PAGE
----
SOME of South Australia's firefighting history may soon have a permanent base in the South East, offering the public a chance to view appliances and memorabilia and to learn about the history of the Country Fire Service.
Naracoorte's SA Volunteer Fire Fighters Museum Inc, formerly known as the SA Country Fire Service Heritage Committee, was founded in 2005 by a group of hardworking volunteers dedicated to restoring and preserving historic firefighting vehicles and equipment.
Following several months of negotiations with the State committee and with support from the National Trust SA Fire Fighters Museum, the committee chairman Rex Hall says museum has moved a step closer to finding a permanent site, with the endorsement for the housing of the historic collection at Naracoorte's Sheep's Back Museum.
The collection - consisting of restored vehicles and memorabilia items, including more than 100 heritage photographs - has been temporarily housed at the Naracoorte Showgrounds since 2006.
"The National Trust owns Sheep's Back Museum which has given our committee approval to develop a suitable building that will blend in with the heritage-nature of the existing museum which was once an old flour mill dating back to the 1870s," Rex said.
"This project is estimated to cost about $250,000 which we hope to raise through our fundraising efforts and government grants."
The next step in the process will be to develop a business plan to be presented to the trust that will lead to the transfer of appropriate land.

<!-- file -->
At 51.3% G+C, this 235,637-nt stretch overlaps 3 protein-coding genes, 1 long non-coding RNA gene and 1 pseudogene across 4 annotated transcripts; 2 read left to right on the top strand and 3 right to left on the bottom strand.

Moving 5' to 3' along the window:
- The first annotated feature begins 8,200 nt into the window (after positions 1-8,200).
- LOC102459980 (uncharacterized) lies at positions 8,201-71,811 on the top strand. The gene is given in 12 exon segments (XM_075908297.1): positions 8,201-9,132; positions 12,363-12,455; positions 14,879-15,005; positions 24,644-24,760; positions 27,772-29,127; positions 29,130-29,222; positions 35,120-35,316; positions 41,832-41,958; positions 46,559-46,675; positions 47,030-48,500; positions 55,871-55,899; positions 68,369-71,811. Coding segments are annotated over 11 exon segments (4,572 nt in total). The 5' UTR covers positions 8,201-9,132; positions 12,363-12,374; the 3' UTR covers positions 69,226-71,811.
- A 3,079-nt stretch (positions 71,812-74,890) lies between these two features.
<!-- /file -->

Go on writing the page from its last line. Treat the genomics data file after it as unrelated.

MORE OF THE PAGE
"This building will be big enough to house up to 18 heritage firefighting vehicles and memorabilia, including uniforms, service medals and other historic items," Rex said.
"We're very excited about this project which will serve as a lasting legacy for all volunteers who have been part of SA's fire service for the benefit of future generations."
Rex said the Sheep's Back would be an "ideal" location.
"The museum is extremely well-known and we see our collection as having the ability to add to an already extensive collection of historical artefacts from around the State," he said. We are excited to have more than 30 volunteers keen to work on the project and help maintain the historical items."
The Fire Fighters Museum is expected to be completed by the middle of 2013.
Rex said SA had a rich firefighting history and many of the items on display came from significant eras and events.
"We have one of the very first Emergency Fire Service (now CFS) competition trailers to put on display, donated by the Yorketown CFS," he said. "The trailer was used in the late 1940s-1950s in Statewide competitions held to test firefighting brigade skills in areas such as hose handling and one-man hose and ladder drills. They were very popular, right up to the last competitions some 18 months ago.
"The Coonawarra CFS has also donated its original call-out system which consists of a piece of steel used on a tank to notify volunteers and residents of an emergency and we've also got an early hand pump, which certainly serves to remind us just how far we've come in firefighting.
"Volunteer firefighting groups in South Australia date back to around 1926 in areas such as Melrose in the Mid North. A concerted effort was made by the government as part of the World War ll effort and to protect against air raids."
*Full report in Stock Journal, January 26 issue, 2012.